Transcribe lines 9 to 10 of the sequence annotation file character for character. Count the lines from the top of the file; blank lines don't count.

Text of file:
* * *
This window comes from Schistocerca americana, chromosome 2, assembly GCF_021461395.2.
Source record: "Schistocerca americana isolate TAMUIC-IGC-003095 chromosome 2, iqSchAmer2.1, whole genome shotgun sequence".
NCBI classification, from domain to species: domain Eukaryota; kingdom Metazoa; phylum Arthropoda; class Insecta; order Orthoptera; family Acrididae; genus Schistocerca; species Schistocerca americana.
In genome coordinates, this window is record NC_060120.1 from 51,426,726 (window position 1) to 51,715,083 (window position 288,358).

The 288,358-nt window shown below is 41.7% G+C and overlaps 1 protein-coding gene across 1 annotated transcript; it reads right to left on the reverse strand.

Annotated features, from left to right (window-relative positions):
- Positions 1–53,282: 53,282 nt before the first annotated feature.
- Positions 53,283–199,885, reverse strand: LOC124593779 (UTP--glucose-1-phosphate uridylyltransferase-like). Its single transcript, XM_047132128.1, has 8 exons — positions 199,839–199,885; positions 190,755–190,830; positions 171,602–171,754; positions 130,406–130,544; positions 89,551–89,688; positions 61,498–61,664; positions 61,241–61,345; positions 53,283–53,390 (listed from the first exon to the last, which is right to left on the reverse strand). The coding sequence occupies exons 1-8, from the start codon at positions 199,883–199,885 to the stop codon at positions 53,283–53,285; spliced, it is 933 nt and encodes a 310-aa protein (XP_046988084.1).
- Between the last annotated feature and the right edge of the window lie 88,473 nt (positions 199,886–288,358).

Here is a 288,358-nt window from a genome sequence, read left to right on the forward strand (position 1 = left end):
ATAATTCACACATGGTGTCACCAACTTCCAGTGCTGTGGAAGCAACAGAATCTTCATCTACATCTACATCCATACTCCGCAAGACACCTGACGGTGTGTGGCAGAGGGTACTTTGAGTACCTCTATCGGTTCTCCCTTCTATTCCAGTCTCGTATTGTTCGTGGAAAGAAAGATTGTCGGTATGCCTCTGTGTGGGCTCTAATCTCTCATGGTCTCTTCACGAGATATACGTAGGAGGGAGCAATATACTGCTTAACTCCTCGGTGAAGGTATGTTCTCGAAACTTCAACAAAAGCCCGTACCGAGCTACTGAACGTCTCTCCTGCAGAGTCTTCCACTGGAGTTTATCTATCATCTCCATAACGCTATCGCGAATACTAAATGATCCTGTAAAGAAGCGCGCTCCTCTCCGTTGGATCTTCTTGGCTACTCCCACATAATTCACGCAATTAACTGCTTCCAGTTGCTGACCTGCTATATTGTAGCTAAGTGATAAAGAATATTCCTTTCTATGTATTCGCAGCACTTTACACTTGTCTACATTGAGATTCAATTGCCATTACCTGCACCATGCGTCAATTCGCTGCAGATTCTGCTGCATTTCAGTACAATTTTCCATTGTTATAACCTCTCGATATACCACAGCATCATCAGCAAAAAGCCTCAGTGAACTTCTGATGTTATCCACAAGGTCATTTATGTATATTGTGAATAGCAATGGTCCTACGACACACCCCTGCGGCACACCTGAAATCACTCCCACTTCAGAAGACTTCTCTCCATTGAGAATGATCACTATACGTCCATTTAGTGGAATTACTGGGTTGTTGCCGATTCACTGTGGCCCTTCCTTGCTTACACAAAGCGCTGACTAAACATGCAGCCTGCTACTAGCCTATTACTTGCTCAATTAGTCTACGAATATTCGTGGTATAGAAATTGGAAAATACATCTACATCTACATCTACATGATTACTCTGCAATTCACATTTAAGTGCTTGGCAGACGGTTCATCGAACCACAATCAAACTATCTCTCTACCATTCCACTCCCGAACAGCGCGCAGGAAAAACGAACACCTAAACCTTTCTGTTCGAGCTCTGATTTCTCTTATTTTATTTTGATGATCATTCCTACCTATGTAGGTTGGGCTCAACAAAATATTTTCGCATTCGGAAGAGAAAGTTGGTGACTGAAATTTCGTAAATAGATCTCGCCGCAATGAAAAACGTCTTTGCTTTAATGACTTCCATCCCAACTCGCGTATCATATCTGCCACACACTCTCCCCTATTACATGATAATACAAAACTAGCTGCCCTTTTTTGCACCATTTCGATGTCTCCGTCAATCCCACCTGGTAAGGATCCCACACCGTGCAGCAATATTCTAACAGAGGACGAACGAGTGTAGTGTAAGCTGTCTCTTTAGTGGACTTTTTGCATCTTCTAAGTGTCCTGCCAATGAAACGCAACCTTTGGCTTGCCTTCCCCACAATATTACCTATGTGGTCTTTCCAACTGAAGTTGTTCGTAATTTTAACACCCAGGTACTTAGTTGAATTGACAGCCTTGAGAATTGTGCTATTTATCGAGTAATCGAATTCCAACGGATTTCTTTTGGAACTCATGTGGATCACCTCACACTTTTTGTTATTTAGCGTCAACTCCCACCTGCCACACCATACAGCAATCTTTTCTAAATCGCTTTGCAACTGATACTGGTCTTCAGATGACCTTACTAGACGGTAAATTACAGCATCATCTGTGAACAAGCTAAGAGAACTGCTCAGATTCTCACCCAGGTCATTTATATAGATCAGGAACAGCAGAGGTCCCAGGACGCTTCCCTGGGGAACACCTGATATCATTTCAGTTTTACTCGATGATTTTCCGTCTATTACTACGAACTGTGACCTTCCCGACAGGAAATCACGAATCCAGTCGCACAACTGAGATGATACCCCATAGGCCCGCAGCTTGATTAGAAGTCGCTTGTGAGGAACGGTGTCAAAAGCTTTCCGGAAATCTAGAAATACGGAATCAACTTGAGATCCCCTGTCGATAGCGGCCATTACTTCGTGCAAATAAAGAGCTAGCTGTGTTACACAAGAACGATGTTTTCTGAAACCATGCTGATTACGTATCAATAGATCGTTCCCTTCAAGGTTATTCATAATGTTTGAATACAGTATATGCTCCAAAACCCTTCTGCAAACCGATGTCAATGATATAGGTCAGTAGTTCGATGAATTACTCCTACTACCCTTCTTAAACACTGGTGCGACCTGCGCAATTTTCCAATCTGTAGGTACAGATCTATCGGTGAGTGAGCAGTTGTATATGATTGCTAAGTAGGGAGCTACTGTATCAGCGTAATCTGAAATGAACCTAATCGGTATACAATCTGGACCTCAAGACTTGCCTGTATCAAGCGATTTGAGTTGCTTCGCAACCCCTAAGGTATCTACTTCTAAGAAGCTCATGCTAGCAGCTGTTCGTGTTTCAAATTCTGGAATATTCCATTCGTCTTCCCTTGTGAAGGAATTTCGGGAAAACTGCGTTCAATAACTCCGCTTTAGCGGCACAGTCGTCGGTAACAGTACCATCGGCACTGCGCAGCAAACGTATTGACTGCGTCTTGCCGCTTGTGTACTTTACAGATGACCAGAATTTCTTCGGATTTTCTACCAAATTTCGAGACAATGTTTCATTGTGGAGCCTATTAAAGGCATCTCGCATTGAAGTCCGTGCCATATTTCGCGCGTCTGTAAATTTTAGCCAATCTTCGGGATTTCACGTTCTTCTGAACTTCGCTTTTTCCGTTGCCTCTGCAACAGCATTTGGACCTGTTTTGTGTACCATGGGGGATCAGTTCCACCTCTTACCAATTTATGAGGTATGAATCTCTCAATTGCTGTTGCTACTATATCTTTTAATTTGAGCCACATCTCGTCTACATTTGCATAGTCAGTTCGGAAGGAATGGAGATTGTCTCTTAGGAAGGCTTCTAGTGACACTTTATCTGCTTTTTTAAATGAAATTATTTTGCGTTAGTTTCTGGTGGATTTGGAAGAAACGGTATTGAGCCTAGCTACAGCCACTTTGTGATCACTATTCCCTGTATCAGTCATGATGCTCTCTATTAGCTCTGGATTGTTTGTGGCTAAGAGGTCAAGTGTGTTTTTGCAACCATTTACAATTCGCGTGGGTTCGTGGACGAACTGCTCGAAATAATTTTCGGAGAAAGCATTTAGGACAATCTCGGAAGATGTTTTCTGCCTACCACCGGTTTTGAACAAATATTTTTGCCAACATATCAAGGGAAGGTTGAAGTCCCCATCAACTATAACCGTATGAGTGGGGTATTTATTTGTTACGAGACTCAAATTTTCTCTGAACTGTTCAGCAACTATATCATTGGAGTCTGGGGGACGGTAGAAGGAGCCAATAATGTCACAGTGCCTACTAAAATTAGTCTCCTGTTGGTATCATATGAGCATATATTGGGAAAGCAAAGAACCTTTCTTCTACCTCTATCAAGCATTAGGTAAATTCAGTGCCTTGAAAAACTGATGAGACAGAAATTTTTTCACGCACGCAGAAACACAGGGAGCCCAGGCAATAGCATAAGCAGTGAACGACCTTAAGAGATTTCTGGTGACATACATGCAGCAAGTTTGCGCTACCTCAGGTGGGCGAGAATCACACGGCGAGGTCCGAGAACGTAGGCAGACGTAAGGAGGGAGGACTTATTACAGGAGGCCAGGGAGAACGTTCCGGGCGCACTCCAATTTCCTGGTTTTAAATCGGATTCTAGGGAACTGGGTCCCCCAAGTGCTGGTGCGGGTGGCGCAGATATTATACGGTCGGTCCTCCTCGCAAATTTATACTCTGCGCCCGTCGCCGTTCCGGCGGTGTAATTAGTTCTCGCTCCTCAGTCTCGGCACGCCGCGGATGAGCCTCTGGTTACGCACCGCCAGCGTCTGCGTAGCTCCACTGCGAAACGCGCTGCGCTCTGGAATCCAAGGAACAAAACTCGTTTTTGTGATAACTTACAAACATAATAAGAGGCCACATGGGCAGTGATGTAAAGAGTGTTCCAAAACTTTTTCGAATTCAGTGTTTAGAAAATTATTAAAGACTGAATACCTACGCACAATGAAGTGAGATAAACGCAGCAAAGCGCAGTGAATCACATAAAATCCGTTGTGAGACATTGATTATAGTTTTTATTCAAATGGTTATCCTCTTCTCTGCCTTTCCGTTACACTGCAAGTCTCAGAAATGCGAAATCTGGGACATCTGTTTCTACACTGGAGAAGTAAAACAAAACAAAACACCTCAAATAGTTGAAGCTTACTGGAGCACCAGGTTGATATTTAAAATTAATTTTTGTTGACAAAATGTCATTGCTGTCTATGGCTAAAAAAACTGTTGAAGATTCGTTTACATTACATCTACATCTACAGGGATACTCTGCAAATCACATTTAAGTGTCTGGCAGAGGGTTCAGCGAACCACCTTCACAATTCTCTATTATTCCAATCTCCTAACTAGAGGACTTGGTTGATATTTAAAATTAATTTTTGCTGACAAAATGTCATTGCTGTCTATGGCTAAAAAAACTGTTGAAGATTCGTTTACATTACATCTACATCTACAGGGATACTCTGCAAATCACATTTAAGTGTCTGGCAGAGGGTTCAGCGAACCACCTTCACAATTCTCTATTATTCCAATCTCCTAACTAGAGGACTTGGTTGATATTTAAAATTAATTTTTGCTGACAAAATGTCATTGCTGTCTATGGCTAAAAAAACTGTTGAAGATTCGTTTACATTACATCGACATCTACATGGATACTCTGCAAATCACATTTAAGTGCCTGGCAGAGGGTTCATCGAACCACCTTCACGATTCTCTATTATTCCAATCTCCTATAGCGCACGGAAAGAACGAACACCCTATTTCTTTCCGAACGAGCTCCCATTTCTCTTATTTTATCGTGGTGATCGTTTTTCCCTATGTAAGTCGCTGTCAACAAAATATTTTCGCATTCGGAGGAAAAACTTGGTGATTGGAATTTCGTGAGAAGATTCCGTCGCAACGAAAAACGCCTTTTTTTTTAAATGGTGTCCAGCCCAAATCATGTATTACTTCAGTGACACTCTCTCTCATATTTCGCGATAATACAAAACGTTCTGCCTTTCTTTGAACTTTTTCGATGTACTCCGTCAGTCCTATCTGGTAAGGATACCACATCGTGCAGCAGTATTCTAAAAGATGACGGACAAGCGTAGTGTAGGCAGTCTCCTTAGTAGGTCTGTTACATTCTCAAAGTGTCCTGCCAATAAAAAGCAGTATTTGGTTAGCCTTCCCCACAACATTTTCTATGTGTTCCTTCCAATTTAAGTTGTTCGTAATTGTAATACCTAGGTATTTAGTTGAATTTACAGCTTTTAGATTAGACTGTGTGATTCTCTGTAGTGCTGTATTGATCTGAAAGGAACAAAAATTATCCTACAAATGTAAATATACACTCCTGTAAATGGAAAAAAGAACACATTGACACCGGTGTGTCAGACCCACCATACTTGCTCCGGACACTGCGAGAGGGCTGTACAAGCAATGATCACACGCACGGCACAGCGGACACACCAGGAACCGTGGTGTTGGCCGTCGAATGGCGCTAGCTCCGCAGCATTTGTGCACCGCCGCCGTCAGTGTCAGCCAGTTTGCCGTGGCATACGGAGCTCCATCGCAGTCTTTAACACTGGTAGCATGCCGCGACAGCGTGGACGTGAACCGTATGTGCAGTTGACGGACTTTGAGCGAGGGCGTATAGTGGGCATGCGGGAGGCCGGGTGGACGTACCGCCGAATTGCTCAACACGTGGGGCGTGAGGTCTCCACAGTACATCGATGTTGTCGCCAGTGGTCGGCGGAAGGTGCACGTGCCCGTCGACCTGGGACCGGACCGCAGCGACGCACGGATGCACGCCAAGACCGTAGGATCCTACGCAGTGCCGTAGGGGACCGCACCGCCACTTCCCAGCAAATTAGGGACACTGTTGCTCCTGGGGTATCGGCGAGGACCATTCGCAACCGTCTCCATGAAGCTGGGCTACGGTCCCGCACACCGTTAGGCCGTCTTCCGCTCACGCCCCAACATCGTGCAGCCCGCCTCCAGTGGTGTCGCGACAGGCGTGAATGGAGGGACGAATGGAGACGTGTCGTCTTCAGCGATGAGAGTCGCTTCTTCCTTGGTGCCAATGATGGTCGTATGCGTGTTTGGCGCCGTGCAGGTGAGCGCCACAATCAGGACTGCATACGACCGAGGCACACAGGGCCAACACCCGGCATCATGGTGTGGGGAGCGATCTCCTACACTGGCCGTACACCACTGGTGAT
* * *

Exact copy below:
- Between the last annotated feature and the right edge of the window lie 88,473 nt (positions 199,886–288,358).

Here is a 288,358-nt window from a genome sequence, read left to right on the forward strand (position 1 = left end):